Sterling silver; Number Eight turquoise; Sleeping Beauty turquoise; rainbow moonstone; white shell
$1,025 + shipping, handling, and insurance

As I also said when I first introduced this work:

But, as always, Wings created a work that respects the relatives who hold connections to similar symbolism, even as it embodies meaning from his own culture and life. And here, especially in the spring, it is the medicine of the crescent moon and the water serpent, the gift of life and light in the moonlight rain.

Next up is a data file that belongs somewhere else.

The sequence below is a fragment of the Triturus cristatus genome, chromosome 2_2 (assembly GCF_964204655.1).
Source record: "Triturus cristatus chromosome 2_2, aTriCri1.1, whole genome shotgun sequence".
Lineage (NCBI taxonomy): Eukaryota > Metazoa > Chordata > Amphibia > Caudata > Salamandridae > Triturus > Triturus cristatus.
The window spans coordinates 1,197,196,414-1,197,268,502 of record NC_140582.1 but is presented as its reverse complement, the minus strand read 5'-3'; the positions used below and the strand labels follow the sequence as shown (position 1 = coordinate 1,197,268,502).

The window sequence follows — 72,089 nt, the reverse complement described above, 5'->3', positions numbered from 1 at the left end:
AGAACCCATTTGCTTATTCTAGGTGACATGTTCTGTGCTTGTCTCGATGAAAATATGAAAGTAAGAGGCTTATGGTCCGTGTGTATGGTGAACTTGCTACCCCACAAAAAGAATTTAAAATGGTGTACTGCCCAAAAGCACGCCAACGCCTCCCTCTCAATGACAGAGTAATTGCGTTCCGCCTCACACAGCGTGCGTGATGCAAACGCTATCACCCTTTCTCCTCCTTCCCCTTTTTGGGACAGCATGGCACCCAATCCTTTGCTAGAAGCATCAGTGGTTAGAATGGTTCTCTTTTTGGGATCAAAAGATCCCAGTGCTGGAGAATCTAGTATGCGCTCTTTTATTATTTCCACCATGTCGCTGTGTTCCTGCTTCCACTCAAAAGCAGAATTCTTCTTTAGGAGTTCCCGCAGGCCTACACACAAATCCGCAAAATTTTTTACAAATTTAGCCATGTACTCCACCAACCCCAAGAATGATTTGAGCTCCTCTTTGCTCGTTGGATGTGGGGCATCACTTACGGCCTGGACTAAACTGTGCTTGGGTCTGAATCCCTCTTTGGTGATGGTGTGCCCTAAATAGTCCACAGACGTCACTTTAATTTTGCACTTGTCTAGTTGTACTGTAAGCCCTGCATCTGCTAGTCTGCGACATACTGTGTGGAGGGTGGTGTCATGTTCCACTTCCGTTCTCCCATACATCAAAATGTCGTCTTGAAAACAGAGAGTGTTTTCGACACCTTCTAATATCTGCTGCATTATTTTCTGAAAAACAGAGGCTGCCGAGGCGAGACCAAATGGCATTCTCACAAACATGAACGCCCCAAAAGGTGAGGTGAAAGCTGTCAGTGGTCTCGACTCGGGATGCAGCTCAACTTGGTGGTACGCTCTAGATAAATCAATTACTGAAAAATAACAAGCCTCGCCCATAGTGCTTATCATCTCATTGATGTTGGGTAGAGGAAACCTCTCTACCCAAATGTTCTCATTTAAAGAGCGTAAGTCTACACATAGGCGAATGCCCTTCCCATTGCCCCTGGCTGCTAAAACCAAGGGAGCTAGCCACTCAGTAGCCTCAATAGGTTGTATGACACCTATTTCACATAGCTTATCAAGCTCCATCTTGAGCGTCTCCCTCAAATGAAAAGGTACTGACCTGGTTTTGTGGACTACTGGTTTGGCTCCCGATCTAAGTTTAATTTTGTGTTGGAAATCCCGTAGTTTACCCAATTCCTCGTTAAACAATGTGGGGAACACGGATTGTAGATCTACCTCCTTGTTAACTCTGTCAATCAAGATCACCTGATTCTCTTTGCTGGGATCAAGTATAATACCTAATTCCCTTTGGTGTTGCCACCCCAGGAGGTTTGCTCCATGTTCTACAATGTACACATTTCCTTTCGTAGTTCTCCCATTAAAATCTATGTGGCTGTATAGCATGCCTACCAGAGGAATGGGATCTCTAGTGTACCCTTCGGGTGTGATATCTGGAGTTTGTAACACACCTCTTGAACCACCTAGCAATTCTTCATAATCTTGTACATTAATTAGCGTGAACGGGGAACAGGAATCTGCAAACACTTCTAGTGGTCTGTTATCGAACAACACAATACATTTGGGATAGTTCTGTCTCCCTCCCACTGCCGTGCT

On this day, we need the water serpent’s gifts. They may be slower in coming than we would like, but they will be here eventually. For now, our task is to adapt — and to remain grateful for the water he has already brought.  These are hard days to be sure, but what is endless about them is not their difficulty. They are like the crescent moon that watches over the world, bearing witness to the moment when the waters come full circle.

~ Aji